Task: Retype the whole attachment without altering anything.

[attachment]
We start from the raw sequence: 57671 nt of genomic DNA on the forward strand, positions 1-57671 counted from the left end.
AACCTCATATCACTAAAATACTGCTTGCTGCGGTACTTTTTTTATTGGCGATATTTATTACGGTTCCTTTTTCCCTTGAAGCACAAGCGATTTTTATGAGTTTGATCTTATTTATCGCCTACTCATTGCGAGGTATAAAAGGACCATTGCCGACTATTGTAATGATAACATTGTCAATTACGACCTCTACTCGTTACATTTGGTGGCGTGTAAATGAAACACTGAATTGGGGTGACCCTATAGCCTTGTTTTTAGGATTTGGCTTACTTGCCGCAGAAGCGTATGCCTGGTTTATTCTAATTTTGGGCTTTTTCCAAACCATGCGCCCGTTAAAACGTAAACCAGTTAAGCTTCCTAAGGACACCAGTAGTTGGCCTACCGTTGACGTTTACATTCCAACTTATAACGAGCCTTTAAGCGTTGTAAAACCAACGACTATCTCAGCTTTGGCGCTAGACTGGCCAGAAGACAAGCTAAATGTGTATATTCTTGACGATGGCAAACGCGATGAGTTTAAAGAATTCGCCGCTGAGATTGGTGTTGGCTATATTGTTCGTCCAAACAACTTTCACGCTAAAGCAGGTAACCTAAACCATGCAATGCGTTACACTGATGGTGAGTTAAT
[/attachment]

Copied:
We start from the raw sequence: 57671 nt of genomic DNA on the forward strand, positions 1-57671 counted from the left end.
AACCTCATATCACTAAAATACTGCTTGCTGCGGTACTTTTTTTATTGGCGATATTTATTACGGTTCCTTTTTCCCTTGAAGCACAAGCGATTTTTATGAGTTTGATCTTATTTATCGCCTACTCATTGCGAGGTATAAAAGGACCATTGCCGACTATTGTAATGATAACATTGTCAATTACGACCTCTACTCGTTACATTTGGTGGCGTGTAAATGAAACACTGAATTGGGGTGACCCTATAGCCTTGTTTTTAGGATTTGGCTTACTTGCCGCAGAAGCGTATGCCTGGTTTATTCTAATTTTGGGCTTTTTCCAAACCATGCGCCCGTTAAAACGTAAACCAGTTAAGCTTCCTAAGGACACCAGTAGTTGGCCTACCGTTGACGTTTACATTCCAACTTATAACGAGCCTTTAAGCGTTGTAAAACCAACGACTATCTCAGCTTTGGCGCTAGACTGGCCAGAAGACAAGCTAAATGTGTATATTCTTGACGATGGCAAACGCGATGAGTTTAAAGAATTCGCCGCTGAGATTGGTGTTGGCTATATTGTTCGTCCAAACAACTTTCACGCTAAAGCAGGTAACCTAAACCATGCAATGCGTTACACTGATGGTGAGTTAAT